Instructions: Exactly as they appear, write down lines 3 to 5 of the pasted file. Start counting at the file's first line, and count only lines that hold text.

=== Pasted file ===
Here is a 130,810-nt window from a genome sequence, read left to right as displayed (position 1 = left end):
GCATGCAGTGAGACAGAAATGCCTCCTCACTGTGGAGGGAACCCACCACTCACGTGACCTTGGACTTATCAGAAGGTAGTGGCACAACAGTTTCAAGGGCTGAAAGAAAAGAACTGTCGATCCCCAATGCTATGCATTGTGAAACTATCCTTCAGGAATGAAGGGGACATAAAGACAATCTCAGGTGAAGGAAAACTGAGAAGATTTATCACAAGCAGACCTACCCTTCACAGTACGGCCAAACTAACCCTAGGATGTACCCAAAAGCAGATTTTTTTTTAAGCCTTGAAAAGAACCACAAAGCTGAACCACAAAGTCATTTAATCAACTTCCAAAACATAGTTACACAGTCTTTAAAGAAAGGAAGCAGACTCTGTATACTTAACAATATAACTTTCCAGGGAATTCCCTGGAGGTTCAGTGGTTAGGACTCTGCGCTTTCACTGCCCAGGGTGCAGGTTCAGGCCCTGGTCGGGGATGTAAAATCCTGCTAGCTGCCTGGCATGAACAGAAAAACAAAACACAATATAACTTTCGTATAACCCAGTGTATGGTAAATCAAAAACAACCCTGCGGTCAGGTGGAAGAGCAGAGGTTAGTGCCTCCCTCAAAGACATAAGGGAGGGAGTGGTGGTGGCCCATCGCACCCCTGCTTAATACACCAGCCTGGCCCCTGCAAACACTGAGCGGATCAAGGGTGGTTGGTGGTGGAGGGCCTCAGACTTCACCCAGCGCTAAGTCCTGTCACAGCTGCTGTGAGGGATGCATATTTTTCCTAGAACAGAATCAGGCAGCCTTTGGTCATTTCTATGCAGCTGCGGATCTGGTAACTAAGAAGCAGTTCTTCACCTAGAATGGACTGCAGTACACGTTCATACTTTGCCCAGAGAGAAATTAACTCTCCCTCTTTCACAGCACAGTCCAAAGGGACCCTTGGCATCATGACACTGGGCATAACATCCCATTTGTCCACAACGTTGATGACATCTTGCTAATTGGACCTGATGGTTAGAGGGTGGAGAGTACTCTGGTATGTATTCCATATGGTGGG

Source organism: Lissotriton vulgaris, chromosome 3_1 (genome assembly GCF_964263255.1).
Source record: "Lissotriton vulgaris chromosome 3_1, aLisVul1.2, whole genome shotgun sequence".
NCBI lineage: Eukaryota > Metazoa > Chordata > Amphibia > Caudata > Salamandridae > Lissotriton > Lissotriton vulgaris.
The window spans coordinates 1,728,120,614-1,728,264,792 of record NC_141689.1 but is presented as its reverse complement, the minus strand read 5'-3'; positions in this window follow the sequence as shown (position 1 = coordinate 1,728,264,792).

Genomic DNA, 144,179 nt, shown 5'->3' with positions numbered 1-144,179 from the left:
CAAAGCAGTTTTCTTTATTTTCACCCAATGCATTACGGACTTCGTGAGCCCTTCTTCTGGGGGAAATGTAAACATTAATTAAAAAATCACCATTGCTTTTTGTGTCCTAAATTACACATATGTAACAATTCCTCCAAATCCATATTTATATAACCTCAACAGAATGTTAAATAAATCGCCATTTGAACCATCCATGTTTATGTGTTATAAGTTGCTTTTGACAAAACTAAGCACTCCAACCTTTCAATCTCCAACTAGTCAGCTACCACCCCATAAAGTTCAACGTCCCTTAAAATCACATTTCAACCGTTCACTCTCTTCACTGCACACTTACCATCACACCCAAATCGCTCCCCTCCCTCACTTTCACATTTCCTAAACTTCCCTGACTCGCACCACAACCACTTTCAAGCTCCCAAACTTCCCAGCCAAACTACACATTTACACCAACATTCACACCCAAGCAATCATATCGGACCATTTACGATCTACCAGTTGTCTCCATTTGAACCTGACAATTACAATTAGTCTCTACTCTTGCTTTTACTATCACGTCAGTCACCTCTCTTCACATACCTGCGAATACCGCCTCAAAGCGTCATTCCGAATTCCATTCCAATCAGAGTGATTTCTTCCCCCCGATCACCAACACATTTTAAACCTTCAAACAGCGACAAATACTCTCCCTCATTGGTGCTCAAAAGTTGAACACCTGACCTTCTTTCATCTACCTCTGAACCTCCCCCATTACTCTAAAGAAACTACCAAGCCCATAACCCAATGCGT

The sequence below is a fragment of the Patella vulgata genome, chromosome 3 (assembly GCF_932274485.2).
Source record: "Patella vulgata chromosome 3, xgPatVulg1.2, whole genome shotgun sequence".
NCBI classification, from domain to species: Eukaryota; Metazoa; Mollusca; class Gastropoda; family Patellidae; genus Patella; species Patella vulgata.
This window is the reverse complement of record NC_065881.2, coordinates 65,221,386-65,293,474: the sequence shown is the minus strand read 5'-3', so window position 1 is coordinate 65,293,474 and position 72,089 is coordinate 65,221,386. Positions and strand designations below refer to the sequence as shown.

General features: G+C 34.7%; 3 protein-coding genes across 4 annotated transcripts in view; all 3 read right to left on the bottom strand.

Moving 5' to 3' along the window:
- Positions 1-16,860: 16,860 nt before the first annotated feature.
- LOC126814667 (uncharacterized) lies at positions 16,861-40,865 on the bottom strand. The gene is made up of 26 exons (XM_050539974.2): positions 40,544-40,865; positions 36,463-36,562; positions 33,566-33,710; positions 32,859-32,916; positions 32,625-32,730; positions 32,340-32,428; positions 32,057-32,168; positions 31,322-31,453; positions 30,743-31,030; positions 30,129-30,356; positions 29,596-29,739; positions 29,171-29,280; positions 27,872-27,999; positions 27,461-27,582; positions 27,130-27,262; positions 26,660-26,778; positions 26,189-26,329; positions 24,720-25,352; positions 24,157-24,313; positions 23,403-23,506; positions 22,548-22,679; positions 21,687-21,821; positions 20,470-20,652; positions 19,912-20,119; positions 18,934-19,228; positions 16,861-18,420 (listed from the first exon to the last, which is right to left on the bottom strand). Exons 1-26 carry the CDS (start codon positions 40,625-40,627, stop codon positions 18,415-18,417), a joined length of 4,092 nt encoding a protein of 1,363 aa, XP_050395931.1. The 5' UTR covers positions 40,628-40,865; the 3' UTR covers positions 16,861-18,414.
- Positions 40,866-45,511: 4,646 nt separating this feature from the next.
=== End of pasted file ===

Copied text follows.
Source organism: Lissotriton vulgaris, chromosome 3_1 (genome assembly GCF_964263255.1).
Source record: "Lissotriton vulgaris chromosome 3_1, aLisVul1.2, whole genome shotgun sequence".
NCBI lineage: Eukaryota > Metazoa > Chordata > Amphibia > Caudata > Salamandridae > Lissotriton > Lissotriton vulgaris.